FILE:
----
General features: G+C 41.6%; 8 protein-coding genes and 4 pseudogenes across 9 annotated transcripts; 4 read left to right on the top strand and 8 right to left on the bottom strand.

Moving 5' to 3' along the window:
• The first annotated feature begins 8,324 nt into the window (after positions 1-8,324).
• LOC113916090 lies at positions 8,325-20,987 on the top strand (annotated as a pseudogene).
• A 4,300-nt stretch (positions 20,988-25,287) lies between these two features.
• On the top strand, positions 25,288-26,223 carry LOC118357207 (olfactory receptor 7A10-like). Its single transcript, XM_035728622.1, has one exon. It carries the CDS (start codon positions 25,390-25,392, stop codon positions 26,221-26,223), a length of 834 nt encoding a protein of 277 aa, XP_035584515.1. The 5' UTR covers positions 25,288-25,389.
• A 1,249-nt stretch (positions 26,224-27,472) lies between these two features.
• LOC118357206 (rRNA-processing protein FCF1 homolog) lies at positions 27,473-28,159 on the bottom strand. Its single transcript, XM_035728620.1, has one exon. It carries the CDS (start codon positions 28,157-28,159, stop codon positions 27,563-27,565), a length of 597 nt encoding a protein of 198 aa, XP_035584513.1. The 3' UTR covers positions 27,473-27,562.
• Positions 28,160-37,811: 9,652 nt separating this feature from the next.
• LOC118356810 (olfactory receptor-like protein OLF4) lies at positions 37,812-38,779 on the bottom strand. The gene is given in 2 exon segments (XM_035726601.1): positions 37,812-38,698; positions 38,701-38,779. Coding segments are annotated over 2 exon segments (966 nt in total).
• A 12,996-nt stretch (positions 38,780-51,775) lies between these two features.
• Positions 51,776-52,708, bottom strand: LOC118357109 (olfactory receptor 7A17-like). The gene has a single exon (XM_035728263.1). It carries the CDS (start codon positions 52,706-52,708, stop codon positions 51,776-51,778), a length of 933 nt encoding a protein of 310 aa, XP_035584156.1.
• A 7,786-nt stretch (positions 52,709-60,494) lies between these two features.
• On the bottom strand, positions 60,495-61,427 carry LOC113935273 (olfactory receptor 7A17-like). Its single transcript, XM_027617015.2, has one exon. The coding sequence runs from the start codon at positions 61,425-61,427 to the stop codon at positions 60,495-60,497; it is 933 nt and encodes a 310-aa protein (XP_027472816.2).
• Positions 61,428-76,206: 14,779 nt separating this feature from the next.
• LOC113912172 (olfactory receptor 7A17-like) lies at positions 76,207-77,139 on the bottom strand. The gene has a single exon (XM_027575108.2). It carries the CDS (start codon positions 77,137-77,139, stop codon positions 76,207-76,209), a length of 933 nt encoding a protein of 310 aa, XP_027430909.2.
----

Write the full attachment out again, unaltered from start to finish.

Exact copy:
General features: G+C 41.6%; 8 protein-coding genes and 4 pseudogenes across 9 annotated transcripts; 4 read left to right on the top strand and 8 right to left on the bottom strand.

Moving 5' to 3' along the window:
• The first annotated feature begins 8,324 nt into the window (after positions 1-8,324).
• LOC113916090 lies at positions 8,325-20,987 on the top strand (annotated as a pseudogene).
• A 4,300-nt stretch (positions 20,988-25,287) lies between these two features.
• On the top strand, positions 25,288-26,223 carry LOC118357207 (olfactory receptor 7A10-like). Its single transcript, XM_035728622.1, has one exon. It carries the CDS (start codon positions 25,390-25,392, stop codon positions 26,221-26,223), a length of 834 nt encoding a protein of 277 aa, XP_035584515.1. The 5' UTR covers positions 25,288-25,389.
• A 1,249-nt stretch (positions 26,224-27,472) lies between these two features.
• LOC118357206 (rRNA-processing protein FCF1 homolog) lies at positions 27,473-28,159 on the bottom strand. Its single transcript, XM_035728620.1, has one exon. It carries the CDS (start codon positions 28,157-28,159, stop codon positions 27,563-27,565), a length of 597 nt encoding a protein of 198 aa, XP_035584513.1. The 3' UTR covers positions 27,473-27,562.
• Positions 28,160-37,811: 9,652 nt separating this feature from the next.
• LOC118356810 (olfactory receptor-like protein OLF4) lies at positions 37,812-38,779 on the bottom strand. The gene is given in 2 exon segments (XM_035726601.1): positions 37,812-38,698; positions 38,701-38,779. Coding segments are annotated over 2 exon segments (966 nt in total).
• A 12,996-nt stretch (positions 38,780-51,775) lies between these two features.
• Positions 51,776-52,708, bottom strand: LOC118357109 (olfactory receptor 7A17-like). The gene has a single exon (XM_035728263.1). It carries the CDS (start codon positions 52,706-52,708, stop codon positions 51,776-51,778), a length of 933 nt encoding a protein of 310 aa, XP_035584156.1.
• A 7,786-nt stretch (positions 52,709-60,494) lies between these two features.
• On the bottom strand, positions 60,495-61,427 carry LOC113935273 (olfactory receptor 7A17-like). Its single transcript, XM_027617015.2, has one exon. The coding sequence runs from the start codon at positions 61,425-61,427 to the stop codon at positions 60,495-60,497; it is 933 nt and encodes a 310-aa protein (XP_027472816.2).
• Positions 61,428-76,206: 14,779 nt separating this feature from the next.
• LOC113912172 (olfactory receptor 7A17-like) lies at positions 76,207-77,139 on the bottom strand. The gene has a single exon (XM_027575108.2). It carries the CDS (start codon positions 77,137-77,139, stop codon positions 76,207-76,209), a length of 933 nt encoding a protein of 310 aa, XP_027430909.2.